Some of the usual haunts around the Excalibur included the apparition of a woman in a white dress on the staircase. She was said to have a transparent blue aura and was often seen either going up or down the stairs. Some claimed to have been pushed by her spirit while descending the staircase. As of yet, nobody knows who the woman was while alive.

One rumor stated that the ghost of a lawyer who committed suicide haunts the building. This has proved to be untrue, as the building was never used as a residence. Instead, many believe the ghost is actually a man named Jean Lalime. Often touted to be “Chicago’s First Murder Victim,” Lalime was stabbed to death by rival trader John Kinzie. Lalime’s bones eventually found their way to the Historical Society, where they were publicly put on display. Even though the Chicago Historical Society now stores the bones at another location, it’s possible that the ghost of Lalime remained at the Excalibur.

The Dome Room occupied the third floor of the Excalibur and featured a large dome with a painting of Zeus looking down toward the ground. Interestingly, the Dome Room is said to be the most haunted room in the building. There are numerous accounts of drinks being pushed off the bar tables and onto the ground, and the staff have come in the morning to find glasses broken on the floor without the motion detector ever going off. Many have also experienced cold spots, candles lighting by themselves, and crying and moaning coming from empty bathrooms.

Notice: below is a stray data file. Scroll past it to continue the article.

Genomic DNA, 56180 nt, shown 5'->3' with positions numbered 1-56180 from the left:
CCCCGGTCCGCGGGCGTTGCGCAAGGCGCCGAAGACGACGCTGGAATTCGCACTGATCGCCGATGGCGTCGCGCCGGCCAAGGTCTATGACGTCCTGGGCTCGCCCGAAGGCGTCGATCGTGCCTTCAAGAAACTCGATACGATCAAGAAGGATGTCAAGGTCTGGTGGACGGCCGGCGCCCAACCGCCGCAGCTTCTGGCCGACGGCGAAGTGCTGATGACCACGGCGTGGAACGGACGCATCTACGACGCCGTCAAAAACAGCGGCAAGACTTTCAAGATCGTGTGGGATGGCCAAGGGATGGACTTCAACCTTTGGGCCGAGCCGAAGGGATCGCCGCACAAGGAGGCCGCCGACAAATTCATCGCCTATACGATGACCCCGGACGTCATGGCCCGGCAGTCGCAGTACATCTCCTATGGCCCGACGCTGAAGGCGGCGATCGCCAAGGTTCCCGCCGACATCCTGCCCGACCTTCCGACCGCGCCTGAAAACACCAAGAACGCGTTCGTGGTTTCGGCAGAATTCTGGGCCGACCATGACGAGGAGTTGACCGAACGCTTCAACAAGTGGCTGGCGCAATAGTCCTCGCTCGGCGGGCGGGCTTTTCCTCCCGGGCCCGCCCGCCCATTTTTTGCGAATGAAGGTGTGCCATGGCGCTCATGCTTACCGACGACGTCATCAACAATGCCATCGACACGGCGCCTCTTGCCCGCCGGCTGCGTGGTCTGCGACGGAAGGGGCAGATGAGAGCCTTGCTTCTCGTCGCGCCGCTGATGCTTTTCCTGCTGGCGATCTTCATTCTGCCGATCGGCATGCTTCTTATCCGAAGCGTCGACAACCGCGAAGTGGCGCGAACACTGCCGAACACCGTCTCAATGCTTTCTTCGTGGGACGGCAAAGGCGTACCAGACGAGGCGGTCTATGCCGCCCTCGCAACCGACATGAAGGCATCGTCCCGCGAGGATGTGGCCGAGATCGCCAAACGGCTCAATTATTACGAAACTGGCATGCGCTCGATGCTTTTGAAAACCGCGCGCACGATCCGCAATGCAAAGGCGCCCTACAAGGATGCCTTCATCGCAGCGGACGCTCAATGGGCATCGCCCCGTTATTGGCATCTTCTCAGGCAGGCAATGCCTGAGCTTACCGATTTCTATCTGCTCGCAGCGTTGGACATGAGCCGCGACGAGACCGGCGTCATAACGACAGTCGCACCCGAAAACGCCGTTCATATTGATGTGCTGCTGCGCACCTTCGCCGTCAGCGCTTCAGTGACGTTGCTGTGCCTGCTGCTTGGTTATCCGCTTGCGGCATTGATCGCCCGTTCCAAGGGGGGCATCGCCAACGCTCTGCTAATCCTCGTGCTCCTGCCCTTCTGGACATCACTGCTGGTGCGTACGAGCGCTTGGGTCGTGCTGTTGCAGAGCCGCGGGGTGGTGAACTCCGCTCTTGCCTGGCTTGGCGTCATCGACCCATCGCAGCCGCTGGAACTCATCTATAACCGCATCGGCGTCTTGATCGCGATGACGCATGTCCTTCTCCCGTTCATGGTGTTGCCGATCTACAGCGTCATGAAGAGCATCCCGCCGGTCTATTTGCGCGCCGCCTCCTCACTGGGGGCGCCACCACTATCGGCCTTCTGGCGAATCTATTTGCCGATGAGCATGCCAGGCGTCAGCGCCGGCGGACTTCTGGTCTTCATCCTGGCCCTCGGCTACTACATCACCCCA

Pop Culture Haunts

The spooky encounters at the Excalibur haven’t gone unnoticed. The building has made it on television several times over the years due to its purported hauntiness, having been featured on Ghost Adventures, A&E, and the Discovery Channel. It’s also featured in Ursula Bielski’s book Chicago Haunts. Chicago magician Niel Tobin also used the Excalibur as the set for his weekly show Supernatural Chicago. Tobin also used the Excalibur as a place for his annual seances, where he would attempt to contact the spirit of Harry Houdini.

Want more Chicago haunts?

Want to see more spooks in the Windy City? Say no more! US Ghost Adventures has got the most frightening haunts in Chicago! Take a stroll through Bachelor’s Grove Cemetery…if you can find the entrance! This long abandoned graveyard is shrouded in mystery and covered from the public eye by overgrown vegetation. Still, it’s been called one of the most haunted cemeteries in the world after a photographer caught a clear photo of a ghost sitting on a grave. Spend a night at the Drake Hotel! Early in the hotel’s history, a woman in a blood red dress took a dive from the top floor after catching her husband in bed with someone else. Her ghost still haunts the hotel to this day. Be careful walking through Death Alley! Spirits are known to whisper in the ears of passing pedestrians, and some have even felt a cold hand on their shoulder. Want to see more Chicago haunts? Check out the top ten most haunted spots in Chicago right here!